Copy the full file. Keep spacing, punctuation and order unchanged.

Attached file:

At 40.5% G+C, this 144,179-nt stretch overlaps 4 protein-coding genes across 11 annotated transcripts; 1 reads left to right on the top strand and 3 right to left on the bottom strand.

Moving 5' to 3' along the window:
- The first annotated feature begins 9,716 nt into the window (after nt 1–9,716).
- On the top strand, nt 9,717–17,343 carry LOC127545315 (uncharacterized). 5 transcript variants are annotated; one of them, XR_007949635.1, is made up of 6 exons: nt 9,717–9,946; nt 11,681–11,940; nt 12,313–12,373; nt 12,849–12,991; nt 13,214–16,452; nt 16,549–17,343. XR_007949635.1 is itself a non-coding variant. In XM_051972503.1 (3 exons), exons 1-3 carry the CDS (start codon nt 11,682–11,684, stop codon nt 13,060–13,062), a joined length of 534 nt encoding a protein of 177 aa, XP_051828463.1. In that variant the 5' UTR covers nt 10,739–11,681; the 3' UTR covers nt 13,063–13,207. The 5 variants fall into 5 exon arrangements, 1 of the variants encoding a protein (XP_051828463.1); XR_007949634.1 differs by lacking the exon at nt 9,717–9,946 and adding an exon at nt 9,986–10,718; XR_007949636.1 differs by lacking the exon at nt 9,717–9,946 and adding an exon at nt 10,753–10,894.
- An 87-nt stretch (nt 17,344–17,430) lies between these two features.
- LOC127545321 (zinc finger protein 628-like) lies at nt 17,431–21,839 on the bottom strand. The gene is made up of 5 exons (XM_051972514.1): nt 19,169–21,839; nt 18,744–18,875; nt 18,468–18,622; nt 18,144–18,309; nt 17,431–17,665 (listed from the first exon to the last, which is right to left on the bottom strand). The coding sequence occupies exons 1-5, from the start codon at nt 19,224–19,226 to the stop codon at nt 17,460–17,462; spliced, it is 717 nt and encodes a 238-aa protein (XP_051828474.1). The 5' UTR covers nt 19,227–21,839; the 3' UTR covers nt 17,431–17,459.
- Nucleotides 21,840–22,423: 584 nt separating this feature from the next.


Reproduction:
At 40.5% G+C, this 144,179-nt stretch overlaps 4 protein-coding genes across 11 annotated transcripts; 1 reads left to right on the top strand and 3 right to left on the bottom strand.

Moving 5' to 3' along the window:
- The first annotated feature begins 9,716 nt into the window (after nt 1–9,716).
- On the top strand, nt 9,717–17,343 carry LOC127545315 (uncharacterized). 5 transcript variants are annotated; one of them, XR_007949635.1, is made up of 6 exons: nt 9,717–9,946; nt 11,681–11,940; nt 12,313–12,373; nt 12,849–12,991; nt 13,214–16,452; nt 16,549–17,343. XR_007949635.1 is itself a non-coding variant. In XM_051972503.1 (3 exons), exons 1-3 carry the CDS (start codon nt 11,682–11,684, stop codon nt 13,060–13,062), a joined length of 534 nt encoding a protein of 177 aa, XP_051828463.1. In that variant the 5' UTR covers nt 10,739–11,681; the 3' UTR covers nt 13,063–13,207. The 5 variants fall into 5 exon arrangements, 1 of the variants encoding a protein (XP_051828463.1); XR_007949634.1 differs by lacking the exon at nt 9,717–9,946 and adding an exon at nt 9,986–10,718; XR_007949636.1 differs by lacking the exon at nt 9,717–9,946 and adding an exon at nt 10,753–10,894.
- An 87-nt stretch (nt 17,344–17,430) lies between these two features.
- LOC127545321 (zinc finger protein 628-like) lies at nt 17,431–21,839 on the bottom strand. The gene is made up of 5 exons (XM_051972514.1): nt 19,169–21,839; nt 18,744–18,875; nt 18,468–18,622; nt 18,144–18,309; nt 17,431–17,665 (listed from the first exon to the last, which is right to left on the bottom strand). The coding sequence occupies exons 1-5, from the start codon at nt 19,224–19,226 to the stop codon at nt 17,460–17,462; spliced, it is 717 nt and encodes a 238-aa protein (XP_051828474.1). The 5' UTR covers nt 19,227–21,839; the 3' UTR covers nt 17,431–17,459.
- Nucleotides 21,840–22,423: 584 nt separating this feature from the next.